Sekai Wright is here to lift the power quotient on vault, an event on which UCLA’s relative lack of difficulty last season compared to other top teams looked like a disqualifying weakness right up until about…the middle of Kyla Ross’s beam routine during Super Six. Wright’s powerful 1.5 will be critical over the next few seasons for UCLA in delivering the necessary amount of 10.0 starts. Wright brings that same power ability to floor and will look to deliver an option there as well.
Sara Taubman VT UB BB FX
I’ve never seen actual competition videos of Taubman, just training work, but based on that training, the pieces are there for Taubman to provide a routine in the depth pool on bars, her best event.


Continue reading Meet the Freshmen – UCLA & Cal

Meet the Freshmen – Oklahoma & Arkansas


It’s a small freshman class for Oklahoma this year, one that will not be called upon for an overwhelming number of routines but will have to provide several critical spot sets as part of the project to make up for not having Jackson, Brown, and Catour in lineups anymore.

Those dear departed 2018 seniors delivered important scores, but not an excessive number of competition routines—a number that this freshman class should be able to manage itself, especially on the leg events where this group excels.

Oklahoma Freshmen 2019
Olivia Trautman VT UB BB FX
Trautman’s is the most recognizable name in the class, and she should prove to be the most lineup-influential of Oklahoma’s three freshmen. Her foremost contributions will be on floor and vault. On floor, Trautman’s massive amplitude allows her to complete a DLO more comfortably than most as well as producing standout leaps, getting much higher than the competition. Similarly huge is the Y1.5 on vault that Trautman has competed since dropping back down to L10. Expect both routines to secure prime lineup places from the start of the season.

While floor and vault are the essential routines, don’t be surprised if we see all four from Trautman. Bars isn’t as much of a natural event for her, but she has good rhythm, a useful DLO dismount, and could get there. As for beam, it’s Oklahoma. You can throw a dart at the roster and hit four 9.9s, but Trautman has proven a very solid beamer who should be in the mix.

Allie Stern VT UB BB FX
To me, Stern is a bit of a wildcard in terms of how much we’ll see her contribute, but she’ll angle for positions in the vault and floor lineups. Most importantly, she has a 1.5 on vault, reigniting Oklahoma’s quest to show up at nationals with six 10.0 starts. Her JO performances make that vault look like a very realistic NCAA option.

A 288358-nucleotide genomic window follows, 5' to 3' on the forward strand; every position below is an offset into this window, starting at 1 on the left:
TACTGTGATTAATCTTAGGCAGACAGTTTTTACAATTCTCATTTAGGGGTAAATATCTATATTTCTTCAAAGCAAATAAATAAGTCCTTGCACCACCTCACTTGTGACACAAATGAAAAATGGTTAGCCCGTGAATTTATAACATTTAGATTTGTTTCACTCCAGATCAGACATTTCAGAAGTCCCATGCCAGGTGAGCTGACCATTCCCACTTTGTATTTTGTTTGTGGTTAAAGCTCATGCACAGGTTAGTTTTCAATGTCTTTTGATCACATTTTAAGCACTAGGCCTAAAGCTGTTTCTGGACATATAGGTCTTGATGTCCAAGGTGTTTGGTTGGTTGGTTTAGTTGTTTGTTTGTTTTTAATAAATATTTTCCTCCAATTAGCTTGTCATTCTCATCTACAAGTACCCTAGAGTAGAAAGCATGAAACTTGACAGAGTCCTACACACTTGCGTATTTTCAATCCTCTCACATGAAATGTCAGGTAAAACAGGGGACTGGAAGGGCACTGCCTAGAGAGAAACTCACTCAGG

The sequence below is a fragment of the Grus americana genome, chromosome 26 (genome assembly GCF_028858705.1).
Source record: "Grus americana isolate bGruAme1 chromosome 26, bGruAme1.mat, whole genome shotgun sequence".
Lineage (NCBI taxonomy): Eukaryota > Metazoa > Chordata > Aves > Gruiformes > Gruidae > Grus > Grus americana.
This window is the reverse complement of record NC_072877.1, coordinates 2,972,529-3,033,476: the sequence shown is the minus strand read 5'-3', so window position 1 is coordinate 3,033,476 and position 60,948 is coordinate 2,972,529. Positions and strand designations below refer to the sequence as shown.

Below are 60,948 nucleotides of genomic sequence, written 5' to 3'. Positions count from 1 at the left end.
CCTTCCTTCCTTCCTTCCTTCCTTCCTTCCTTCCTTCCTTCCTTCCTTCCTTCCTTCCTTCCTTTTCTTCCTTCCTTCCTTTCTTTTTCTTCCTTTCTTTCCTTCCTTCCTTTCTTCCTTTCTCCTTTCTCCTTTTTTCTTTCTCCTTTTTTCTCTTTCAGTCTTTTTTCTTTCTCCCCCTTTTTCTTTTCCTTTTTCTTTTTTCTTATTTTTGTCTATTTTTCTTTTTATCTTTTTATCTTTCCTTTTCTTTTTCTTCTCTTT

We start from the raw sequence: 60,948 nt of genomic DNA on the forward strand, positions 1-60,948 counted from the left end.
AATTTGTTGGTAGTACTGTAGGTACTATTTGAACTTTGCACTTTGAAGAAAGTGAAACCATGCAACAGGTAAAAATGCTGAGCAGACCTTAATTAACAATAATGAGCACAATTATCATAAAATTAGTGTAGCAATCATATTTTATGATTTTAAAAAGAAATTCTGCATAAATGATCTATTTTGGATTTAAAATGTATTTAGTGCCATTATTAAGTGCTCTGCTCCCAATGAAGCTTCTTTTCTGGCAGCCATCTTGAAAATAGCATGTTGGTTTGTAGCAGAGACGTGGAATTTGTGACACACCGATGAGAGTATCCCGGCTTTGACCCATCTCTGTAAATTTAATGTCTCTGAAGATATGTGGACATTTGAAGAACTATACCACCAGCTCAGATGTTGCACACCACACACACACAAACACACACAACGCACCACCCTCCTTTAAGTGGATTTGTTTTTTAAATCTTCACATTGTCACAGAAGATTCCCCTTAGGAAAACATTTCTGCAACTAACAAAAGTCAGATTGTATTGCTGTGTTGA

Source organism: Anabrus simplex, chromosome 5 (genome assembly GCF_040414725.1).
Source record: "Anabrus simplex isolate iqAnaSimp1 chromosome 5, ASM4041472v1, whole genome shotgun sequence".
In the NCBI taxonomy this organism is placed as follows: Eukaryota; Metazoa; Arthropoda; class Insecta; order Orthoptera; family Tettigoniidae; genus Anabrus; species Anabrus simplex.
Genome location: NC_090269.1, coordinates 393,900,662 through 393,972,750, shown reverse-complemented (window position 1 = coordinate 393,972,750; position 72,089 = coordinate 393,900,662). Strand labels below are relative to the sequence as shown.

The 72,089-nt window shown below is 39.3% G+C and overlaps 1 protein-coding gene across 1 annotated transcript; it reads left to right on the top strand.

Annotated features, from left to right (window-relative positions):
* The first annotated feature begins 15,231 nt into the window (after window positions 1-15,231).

Stern also had a full-in on floor in JO (which she has continued to work in training videos) and comfortable twisting ability, so she could help shore up some of those question mark positions in the early half of the floor lineup from last season. Stern does have a beam routine as well, but on this team that will be a tough lineup.

Emma LaPinta VT UB BB FX
LaPinta is walking on for Oklahoma this year and will be looking to provide a depth option on floor. She had a double Arabian in JO and has continued working a 3/1 in preseason, so the tumbling skills are definitely there for her to put together an Oklahoma-worthy floor set.


Continue reading Meet the Freshmen – Oklahoma & Arkansas

Meet the Freshmen – Florida & Kentucky


How are you not winning the national championship every year, Florida? Last year’s freshman class brought that championship ability, but it didn’t quite happen. This year’s class brings the same quality, the major difference being that the 2019 class also has a ton of replacement work to do in making up for the absences of McMurtry, Baker, and Slocum. That must be accomplished before they can even entertain the prospect of improving on last season’s performance.

The good news for Florida—the talent is there. This class should bring enough routines to increase the squad depth even over 2018’s roster.

Florida Freshmen 2019
Trinity Thomas VT UB BB FX
I mean, come on. If Trinity Thomas isn’t a star in college gymnastics, there’s something wrong with college gymnastics. The combination of exceptional extension and crazy-easy power makes her potentially the most compelling 10 prospect among all freshmen this year. Expect Thomas to figure critically on every event.